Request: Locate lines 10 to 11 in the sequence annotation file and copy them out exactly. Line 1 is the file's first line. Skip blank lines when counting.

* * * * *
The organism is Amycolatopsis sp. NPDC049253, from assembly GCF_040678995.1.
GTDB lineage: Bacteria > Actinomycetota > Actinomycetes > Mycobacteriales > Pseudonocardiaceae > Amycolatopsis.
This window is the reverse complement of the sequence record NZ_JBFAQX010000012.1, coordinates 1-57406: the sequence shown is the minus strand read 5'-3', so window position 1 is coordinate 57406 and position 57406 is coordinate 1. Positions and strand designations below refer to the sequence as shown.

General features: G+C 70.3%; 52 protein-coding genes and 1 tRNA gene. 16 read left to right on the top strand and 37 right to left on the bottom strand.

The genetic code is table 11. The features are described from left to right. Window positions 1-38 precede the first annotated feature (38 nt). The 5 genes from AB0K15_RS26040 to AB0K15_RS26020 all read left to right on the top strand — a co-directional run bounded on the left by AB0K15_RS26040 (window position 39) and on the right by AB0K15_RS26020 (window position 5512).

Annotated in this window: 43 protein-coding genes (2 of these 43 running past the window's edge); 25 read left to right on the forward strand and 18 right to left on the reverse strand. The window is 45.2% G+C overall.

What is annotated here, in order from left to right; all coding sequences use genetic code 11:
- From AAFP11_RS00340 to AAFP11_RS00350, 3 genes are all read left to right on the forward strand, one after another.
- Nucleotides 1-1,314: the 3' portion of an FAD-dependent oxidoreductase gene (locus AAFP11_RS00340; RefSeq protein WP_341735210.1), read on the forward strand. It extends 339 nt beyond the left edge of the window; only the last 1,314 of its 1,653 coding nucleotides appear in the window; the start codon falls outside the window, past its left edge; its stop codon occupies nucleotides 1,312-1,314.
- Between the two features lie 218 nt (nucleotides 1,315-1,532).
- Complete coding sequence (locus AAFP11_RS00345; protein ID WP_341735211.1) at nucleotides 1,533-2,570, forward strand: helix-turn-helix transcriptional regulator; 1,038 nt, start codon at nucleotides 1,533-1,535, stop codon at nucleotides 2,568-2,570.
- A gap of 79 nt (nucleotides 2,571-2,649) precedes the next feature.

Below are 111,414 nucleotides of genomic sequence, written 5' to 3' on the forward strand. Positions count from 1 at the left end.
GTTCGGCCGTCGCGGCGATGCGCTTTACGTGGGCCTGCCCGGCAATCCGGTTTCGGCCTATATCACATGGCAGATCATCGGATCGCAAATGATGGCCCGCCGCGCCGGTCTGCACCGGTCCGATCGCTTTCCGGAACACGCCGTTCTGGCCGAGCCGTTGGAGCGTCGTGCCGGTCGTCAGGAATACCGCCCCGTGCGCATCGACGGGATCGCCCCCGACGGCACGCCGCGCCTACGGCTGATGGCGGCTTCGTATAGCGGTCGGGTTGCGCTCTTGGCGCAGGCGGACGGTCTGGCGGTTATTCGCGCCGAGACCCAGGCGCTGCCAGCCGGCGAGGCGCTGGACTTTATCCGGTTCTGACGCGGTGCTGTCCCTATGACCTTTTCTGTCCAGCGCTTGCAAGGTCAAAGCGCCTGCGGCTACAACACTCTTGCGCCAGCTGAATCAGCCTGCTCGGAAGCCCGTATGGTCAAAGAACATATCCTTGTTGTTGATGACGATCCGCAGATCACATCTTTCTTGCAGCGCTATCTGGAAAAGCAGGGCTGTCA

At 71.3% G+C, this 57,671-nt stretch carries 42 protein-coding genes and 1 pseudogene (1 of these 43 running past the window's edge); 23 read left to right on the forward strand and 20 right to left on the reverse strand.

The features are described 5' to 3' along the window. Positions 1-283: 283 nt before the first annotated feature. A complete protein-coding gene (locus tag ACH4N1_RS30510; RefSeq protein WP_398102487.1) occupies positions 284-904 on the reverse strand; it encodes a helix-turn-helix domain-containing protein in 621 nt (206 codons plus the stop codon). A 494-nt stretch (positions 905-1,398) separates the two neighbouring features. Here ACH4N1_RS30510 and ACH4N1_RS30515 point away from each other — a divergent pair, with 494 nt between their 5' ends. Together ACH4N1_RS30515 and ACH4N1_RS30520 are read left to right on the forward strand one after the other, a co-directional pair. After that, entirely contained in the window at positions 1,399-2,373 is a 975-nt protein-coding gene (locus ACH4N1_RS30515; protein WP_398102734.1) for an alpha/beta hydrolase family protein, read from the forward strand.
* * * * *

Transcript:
- Between the two features lie 218 nt (nucleotides 1,315-1,532).
- Complete coding sequence (locus AAFP11_RS00345; protein ID WP_341735211.1) at nucleotides 1,533-2,570, forward strand: helix-turn-helix transcriptional regulator; 1,038 nt, start codon at nucleotides 1,533-1,535, stop codon at nucleotides 2,568-2,570.